A clever, high-energy crowd pleaser well founded in facts—the grosser the better.

THE HOW AND WOW OF THE HUMAN BODY

FROM YOUR TONGUE TO YOUR TOES AND ALL THE GUTS IN BETWEEN

From the Wow in the World series

An effervescent tour of the preteen “walking, talking, barfing, breathing, pooping body of wow!

The hosts of NPR podcast Wow in the World lose none of their energy or comic timing in reeling off a highlights-style swing through pubescent anatomy from brain (“it’s what makes up your mind”) to butt. Though the section on the reproductive system is conspicuously sparse on specifics, care is taken to discuss the complexity of sexual identity, and a Let’s Play Puberty! board game features the appearance of “lumps” on throats and chests. Any readers yearning for poop on poop, not to mention boogers (and “eye boogers”), earwax, mucus, spit, intestinal gas, body odors, and blood, will be well served, though. The instructions for creating dental cavities and other dubious projects are justly labeled “Don’t try this at home!” Amid the laffs the authors deliver a solid load of accurate basic information about organs and body systems. Teagle follows suit with cartoon scenes of animated body parts and of the White authors with a racially diverse cast of other humans (some who use wheelchairs) all looking dismayed or excited and often associated with splatters of green gas or goo. Maris Wicks’ unsurpassed Human Body Theater (2015) caps a select but audience-friendly reading list at the end, next to a set of QR codes leading to relevant episodes of the podcast.

A clever, high-energy crowd pleaser well founded in facts—the grosser the better. (glossary, source notes, index) (Nonfiction. 8-11)

Pub Date: March 2, 2021

ISBN: 978-0-358-30663-4

Page Count: 192

Publisher: HMH Books

Review Posted Online: Dec. 25, 2020

Kirkus Reviews Issue: Jan. 15, 2021

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What better way to make natural history slide down easily? (index) (Nonfiction. 8-10)

GET THE SCOOP ON ANIMAL SNOT, SPIT & SLIME!

FROM SNAKE VENOM TO FISH SLIME, 251 COOL FACTS ABOUT MUCUS, SALIVA & MORE

Cusick floats a slick, select gallery of nature’s spitters, nose-pickers, oozers, and slimers—most but not all nonhuman—atop nourishing globs of scientific information.

Title notwithstanding, the book is limited just to mucus and saliva. Following introductory looks at the major components of each, Cusick describes their often similar uses in nature—in swallowing or expelling foreign matter, fighting disease, predation and defense, camouflage, travel, communication (“Aren’t you glad humans use words to communicate?”), home construction, nutrition, and more. All of this is presented in easily digestible observations placed among, and often referring to, color photos of slime-covered goby fish, a giraffe with its tongue up its nose, various drooling animals, including a white infant, and like photogenic subjects. Two simple experiments cater to hands-on types, but any readers who take delight in sentences like “Some fungus beetles eat snail slime mucus” come away both stimulated and informed.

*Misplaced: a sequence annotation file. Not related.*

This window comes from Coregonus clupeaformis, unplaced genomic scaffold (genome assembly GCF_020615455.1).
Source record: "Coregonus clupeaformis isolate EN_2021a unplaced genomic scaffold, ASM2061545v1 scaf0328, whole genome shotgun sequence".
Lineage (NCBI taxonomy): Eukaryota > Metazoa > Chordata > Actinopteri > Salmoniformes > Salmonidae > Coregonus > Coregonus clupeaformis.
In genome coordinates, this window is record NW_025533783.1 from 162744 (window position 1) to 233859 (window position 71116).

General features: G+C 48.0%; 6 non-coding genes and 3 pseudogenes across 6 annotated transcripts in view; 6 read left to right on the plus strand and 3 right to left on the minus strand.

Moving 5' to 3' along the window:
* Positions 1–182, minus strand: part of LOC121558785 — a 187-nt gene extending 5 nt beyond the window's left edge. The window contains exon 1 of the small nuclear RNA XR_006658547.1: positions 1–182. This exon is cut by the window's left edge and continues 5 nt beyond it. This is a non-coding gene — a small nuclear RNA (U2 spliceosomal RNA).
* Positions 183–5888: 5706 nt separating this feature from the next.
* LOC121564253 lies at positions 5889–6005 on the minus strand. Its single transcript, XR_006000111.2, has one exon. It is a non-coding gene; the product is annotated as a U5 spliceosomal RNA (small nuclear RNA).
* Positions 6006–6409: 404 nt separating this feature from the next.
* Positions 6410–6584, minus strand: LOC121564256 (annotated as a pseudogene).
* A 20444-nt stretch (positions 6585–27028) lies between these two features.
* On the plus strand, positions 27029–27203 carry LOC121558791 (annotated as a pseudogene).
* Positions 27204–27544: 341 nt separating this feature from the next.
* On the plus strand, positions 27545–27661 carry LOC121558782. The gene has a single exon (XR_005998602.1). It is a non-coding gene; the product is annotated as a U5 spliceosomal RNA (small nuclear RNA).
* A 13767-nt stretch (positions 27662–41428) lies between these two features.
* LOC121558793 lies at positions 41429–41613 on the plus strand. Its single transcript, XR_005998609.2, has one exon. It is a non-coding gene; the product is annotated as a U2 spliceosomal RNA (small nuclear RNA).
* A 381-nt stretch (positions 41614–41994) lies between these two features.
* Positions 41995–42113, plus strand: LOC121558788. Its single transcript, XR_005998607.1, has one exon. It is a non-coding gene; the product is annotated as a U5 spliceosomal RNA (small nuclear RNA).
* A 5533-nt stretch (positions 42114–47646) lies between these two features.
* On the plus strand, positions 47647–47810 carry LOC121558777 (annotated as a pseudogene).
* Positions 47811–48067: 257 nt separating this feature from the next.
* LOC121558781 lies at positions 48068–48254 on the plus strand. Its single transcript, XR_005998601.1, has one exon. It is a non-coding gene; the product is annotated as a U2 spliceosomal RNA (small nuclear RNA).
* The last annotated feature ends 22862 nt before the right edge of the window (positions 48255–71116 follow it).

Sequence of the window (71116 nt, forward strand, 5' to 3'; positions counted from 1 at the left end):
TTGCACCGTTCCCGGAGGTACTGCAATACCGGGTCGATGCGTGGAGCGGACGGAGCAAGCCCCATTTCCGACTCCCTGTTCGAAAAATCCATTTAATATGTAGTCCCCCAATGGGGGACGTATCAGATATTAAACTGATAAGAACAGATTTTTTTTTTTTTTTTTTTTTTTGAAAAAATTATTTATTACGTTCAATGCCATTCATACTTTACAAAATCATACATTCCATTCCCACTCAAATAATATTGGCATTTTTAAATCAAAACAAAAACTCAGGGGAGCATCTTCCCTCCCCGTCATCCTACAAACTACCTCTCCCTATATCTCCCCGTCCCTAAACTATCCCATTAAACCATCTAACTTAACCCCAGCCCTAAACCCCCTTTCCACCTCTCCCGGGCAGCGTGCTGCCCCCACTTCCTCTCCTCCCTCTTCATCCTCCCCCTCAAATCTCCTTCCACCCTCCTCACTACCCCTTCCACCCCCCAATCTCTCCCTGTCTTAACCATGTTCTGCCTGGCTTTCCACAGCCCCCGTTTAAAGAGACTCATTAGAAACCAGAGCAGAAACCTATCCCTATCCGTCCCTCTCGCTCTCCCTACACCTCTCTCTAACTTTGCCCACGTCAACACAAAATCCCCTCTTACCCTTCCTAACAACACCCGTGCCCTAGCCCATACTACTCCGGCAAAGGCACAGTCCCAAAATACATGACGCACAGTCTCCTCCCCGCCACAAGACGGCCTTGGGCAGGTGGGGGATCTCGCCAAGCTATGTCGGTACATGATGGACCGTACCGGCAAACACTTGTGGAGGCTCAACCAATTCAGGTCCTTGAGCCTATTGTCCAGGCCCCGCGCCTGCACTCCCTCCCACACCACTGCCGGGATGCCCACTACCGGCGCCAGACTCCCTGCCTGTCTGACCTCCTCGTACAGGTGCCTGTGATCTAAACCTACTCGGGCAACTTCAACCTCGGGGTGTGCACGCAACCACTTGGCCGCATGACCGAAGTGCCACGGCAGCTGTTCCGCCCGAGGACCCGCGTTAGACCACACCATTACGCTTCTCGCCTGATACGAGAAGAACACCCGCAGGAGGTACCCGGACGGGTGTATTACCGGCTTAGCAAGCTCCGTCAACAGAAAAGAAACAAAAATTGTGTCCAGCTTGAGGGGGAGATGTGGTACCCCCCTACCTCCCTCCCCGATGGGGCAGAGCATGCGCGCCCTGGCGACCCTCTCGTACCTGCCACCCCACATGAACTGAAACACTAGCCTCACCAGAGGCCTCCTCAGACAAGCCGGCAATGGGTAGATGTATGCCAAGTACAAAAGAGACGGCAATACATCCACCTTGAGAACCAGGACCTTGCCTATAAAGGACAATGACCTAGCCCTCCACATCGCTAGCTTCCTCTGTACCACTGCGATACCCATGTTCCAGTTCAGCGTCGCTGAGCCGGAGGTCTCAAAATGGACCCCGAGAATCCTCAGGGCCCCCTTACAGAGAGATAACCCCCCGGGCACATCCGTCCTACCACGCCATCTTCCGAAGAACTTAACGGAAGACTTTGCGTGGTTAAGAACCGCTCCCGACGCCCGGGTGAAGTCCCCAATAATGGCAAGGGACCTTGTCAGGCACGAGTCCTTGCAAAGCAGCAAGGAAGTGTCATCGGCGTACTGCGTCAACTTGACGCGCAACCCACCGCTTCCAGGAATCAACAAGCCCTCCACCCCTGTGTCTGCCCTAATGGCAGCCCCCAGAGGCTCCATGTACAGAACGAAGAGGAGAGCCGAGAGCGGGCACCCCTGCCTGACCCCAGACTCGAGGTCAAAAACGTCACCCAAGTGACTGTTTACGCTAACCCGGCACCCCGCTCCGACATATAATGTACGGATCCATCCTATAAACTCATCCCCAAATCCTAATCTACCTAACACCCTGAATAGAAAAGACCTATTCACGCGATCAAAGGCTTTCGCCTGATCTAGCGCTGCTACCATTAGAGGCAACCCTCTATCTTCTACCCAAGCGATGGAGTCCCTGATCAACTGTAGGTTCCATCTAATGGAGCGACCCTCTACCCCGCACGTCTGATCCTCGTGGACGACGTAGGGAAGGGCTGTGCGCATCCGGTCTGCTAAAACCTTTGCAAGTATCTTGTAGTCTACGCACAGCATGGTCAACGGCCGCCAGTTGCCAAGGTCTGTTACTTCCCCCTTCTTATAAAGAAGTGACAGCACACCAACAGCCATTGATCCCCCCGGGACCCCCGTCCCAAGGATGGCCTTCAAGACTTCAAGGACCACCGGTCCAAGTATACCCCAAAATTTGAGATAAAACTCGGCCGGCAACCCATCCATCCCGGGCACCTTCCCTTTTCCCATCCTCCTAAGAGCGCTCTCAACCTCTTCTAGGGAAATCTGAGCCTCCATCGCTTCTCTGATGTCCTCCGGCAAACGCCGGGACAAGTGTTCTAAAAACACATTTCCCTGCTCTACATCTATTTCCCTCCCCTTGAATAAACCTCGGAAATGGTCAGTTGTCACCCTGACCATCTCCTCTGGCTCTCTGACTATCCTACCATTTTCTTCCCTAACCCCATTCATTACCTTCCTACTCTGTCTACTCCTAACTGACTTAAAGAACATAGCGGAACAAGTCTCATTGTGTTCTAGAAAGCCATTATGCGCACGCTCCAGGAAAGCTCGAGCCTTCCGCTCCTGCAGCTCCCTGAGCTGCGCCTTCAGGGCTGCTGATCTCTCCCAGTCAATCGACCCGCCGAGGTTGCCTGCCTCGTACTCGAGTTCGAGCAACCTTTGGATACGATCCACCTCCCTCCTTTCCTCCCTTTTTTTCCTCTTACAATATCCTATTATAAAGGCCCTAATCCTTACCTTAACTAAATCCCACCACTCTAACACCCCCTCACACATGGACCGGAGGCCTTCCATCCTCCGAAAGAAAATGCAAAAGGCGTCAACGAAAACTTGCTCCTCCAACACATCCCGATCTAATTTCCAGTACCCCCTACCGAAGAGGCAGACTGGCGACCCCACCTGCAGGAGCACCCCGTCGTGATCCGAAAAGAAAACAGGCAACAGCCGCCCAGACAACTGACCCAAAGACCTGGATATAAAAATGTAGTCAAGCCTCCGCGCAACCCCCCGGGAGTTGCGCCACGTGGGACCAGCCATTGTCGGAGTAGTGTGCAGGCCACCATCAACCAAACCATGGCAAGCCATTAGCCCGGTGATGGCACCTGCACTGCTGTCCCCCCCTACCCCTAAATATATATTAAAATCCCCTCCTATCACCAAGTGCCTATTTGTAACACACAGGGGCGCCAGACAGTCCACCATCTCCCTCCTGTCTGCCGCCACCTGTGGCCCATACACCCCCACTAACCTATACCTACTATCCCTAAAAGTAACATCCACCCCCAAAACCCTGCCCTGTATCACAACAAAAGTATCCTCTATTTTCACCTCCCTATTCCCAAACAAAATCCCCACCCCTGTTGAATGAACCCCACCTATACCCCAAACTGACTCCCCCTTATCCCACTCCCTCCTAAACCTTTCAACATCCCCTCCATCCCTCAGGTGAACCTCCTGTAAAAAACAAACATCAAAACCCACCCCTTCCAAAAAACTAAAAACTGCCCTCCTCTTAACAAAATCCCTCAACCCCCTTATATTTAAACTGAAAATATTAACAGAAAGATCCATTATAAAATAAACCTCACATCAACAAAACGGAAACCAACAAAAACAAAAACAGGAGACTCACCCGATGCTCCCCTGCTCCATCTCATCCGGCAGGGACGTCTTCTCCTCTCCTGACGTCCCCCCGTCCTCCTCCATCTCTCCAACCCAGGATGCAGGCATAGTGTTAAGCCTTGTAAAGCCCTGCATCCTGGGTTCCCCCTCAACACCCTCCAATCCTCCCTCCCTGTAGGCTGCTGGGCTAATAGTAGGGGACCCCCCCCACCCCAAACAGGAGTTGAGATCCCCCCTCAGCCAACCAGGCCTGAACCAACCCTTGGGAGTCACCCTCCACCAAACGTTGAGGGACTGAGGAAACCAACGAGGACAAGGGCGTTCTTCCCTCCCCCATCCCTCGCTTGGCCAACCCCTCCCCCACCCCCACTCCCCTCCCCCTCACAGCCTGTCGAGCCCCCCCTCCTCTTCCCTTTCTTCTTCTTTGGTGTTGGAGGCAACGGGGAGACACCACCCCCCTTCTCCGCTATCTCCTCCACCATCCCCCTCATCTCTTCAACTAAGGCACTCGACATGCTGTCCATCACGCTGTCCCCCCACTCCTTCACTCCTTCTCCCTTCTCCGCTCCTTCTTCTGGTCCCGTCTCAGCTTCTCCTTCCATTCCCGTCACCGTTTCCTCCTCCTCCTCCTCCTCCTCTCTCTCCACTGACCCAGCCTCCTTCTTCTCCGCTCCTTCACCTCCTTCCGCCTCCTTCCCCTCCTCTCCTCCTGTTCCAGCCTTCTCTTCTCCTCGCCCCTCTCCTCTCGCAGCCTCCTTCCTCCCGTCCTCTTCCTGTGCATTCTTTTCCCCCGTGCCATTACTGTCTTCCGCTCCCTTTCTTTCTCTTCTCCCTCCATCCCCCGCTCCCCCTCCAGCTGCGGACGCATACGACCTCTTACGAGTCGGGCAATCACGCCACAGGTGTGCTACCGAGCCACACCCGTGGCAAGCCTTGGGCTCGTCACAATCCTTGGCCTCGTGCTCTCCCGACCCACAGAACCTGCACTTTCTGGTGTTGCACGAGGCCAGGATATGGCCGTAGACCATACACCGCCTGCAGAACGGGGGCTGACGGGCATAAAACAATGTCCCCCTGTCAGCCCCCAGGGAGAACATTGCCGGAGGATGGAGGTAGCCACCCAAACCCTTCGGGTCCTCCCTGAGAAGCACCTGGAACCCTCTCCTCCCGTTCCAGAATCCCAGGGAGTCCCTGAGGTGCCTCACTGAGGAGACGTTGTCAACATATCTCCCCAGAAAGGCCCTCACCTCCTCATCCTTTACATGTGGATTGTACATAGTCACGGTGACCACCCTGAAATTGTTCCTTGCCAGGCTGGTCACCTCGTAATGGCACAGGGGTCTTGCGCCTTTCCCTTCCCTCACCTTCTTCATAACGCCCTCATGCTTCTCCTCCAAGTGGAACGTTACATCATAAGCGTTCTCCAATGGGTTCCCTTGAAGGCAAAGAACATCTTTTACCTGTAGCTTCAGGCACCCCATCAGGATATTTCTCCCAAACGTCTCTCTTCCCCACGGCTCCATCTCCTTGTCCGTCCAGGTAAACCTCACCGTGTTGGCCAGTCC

What better way to make natural history slide down easily? (index) (Nonfiction. 8-10)

Pub Date: Dec. 15, 2016

ISBN: 978-1-63322-115-4

Page Count: 80

Publisher: Moondance/Quarto

Review Posted Online: Sept. 19, 2016

Kirkus Reviews Issue: Oct. 1, 2016

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The photos effectively convey the scope of Harvey’s impact, but while journalistically sound, this informative book doesn’t...

HURRICANE HARVEY

DISASTER IN TEXAS AND BEYOND

The devastation of 2017’s Hurricane Harvey is explained, from the storm’s origin to its ongoing aftermath, in this photo-heavy book.

In retelling the story of how a storm got so big it caused 82 deaths and billions of dollars in damage along the Texas coast, Minneapolis-based author Felix details the science of hurricanes for those unfamiliar and unpacks why this and a series of other hurricanes made for one of the most damaging weather years on record. Although it’s packed with info-boxes, a glossary, tips for safety during a hurricane and helping survivors afterward, a snapshot of five other historic hurricanes, and well-curated photos, it misses an opportunity to convey some of the emotion and pain victims endured and continue to feel. Instead, much of the text feels like a summation of news reports, an efficient attempt to answer the whys of Hurricane Harvey, with only a few direct quotations. Readers learn about Virgil Smith, a Dickinson, Texas, teen who rescued others from floodwaters with an air mattress, but the information is secondhand. The book does answer, clearly and concisely, questions a kid might have about a hurricane, such as what happens to animals at the zoo in such an emergency and how a tropical storm forms in the first place. A portion of the book’s proceeds are to be donated to the Texas Library Association’s Disaster Relief Fund.

The photos effectively convey the scope of Harvey’s impact, but while journalistically sound, this informative book doesn’t capture the fear and shock those who lived through the hurricane must have felt. (Nonfiction. 9-10)

Pub Date: Feb. 1, 2018

ISBN: 978-1-5415-2888-8

Page Count: 36

Publisher: Millbrook/Lerner

Review Posted Online: March 19, 2018

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